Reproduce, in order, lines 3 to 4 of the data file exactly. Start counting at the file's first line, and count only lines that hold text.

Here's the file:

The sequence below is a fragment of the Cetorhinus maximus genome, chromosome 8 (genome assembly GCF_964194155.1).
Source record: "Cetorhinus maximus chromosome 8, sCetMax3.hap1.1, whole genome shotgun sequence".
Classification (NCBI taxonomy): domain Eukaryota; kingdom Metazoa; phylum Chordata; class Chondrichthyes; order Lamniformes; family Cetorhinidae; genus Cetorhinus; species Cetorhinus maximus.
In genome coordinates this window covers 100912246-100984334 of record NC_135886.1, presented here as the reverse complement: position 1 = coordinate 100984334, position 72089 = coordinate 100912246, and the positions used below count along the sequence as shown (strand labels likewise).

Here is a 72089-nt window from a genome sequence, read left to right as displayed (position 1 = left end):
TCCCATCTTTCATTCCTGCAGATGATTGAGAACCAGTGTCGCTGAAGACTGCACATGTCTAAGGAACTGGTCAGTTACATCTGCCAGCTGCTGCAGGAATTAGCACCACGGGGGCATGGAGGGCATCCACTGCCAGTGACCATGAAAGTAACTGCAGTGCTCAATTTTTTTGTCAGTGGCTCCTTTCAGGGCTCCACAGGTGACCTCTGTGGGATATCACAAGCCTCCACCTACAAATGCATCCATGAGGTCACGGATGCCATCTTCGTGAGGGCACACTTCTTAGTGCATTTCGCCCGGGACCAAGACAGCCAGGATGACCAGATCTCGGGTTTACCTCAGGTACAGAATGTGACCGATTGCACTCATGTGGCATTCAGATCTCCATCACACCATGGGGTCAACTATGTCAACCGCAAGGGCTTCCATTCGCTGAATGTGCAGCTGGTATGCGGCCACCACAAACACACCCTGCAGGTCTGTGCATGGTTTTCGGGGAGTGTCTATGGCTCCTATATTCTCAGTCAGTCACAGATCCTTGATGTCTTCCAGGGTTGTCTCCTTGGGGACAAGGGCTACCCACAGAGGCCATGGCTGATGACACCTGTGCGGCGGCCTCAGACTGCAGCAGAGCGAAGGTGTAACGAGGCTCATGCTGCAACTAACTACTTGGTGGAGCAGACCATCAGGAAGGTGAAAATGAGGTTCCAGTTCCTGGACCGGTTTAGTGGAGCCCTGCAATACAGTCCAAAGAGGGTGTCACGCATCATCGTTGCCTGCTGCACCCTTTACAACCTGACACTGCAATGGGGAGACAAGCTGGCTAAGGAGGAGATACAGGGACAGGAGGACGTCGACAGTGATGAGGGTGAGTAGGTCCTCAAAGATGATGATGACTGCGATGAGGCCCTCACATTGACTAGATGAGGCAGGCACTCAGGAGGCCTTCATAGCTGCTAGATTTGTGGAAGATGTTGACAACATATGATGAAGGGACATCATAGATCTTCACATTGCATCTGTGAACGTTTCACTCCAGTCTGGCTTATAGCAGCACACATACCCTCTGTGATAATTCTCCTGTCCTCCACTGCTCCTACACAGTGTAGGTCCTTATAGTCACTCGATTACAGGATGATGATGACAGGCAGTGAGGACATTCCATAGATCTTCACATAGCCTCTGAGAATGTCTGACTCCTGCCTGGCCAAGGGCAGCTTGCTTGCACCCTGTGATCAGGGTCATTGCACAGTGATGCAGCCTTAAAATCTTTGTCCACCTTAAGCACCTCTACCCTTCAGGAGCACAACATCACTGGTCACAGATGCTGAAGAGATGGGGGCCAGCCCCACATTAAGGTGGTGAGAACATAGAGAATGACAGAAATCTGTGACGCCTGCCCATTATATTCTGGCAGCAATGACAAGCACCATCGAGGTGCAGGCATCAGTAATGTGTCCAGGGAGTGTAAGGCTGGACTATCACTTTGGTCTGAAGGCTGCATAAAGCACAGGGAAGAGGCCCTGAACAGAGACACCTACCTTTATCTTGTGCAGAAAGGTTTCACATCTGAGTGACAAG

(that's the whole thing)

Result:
Classification (NCBI taxonomy): domain Eukaryota; kingdom Metazoa; phylum Chordata; class Chondrichthyes; order Lamniformes; family Cetorhinidae; genus Cetorhinus; species Cetorhinus maximus.
In genome coordinates this window covers 100912246-100984334 of record NC_135886.1, presented here as the reverse complement: position 1 = coordinate 100984334, position 72089 = coordinate 100912246, and the positions used below count along the sequence as shown (strand labels likewise).